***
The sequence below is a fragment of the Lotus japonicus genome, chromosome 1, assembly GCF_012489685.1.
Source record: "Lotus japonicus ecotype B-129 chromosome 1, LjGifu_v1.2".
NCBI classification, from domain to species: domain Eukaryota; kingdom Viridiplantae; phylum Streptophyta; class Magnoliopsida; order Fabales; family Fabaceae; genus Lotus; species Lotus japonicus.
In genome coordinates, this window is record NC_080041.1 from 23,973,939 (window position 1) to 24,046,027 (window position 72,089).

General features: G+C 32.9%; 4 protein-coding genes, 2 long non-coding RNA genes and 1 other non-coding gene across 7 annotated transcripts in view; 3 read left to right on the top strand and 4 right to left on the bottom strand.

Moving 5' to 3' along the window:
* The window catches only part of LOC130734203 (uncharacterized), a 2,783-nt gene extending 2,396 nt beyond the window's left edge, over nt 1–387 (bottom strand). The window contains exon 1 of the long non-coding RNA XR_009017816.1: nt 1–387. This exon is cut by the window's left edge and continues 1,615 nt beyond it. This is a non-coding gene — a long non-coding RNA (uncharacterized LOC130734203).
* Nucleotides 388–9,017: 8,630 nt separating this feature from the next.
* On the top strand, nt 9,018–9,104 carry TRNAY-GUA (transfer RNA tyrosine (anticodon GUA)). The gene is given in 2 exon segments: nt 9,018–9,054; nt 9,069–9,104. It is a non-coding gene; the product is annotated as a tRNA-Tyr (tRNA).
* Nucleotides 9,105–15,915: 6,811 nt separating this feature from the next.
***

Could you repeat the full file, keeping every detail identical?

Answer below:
The sequence below is a fragment of the Lotus japonicus genome, chromosome 1, assembly GCF_012489685.1.
Source record: "Lotus japonicus ecotype B-129 chromosome 1, LjGifu_v1.2".
NCBI classification, from domain to species: domain Eukaryota; kingdom Viridiplantae; phylum Streptophyta; class Magnoliopsida; order Fabales; family Fabaceae; genus Lotus; species Lotus japonicus.
In genome coordinates, this window is record NC_080041.1 from 23,973,939 (window position 1) to 24,046,027 (window position 72,089).

General features: G+C 32.9%; 4 protein-coding genes, 2 long non-coding RNA genes and 1 other non-coding gene across 7 annotated transcripts in view; 3 read left to right on the top strand and 4 right to left on the bottom strand.

Moving 5' to 3' along the window:
* The window catches only part of LOC130734203 (uncharacterized), a 2,783-nt gene extending 2,396 nt beyond the window's left edge, over nt 1–387 (bottom strand). The window contains exon 1 of the long non-coding RNA XR_009017816.1: nt 1–387. This exon is cut by the window's left edge and continues 1,615 nt beyond it. This is a non-coding gene — a long non-coding RNA (uncharacterized LOC130734203).
* Nucleotides 388–9,017: 8,630 nt separating this feature from the next.
* On the top strand, nt 9,018–9,104 carry TRNAY-GUA (transfer RNA tyrosine (anticodon GUA)). The gene is given in 2 exon segments: nt 9,018–9,054; nt 9,069–9,104. It is a non-coding gene; the product is annotated as a tRNA-Tyr (tRNA).
* Nucleotides 9,105–15,915: 6,811 nt separating this feature from the next.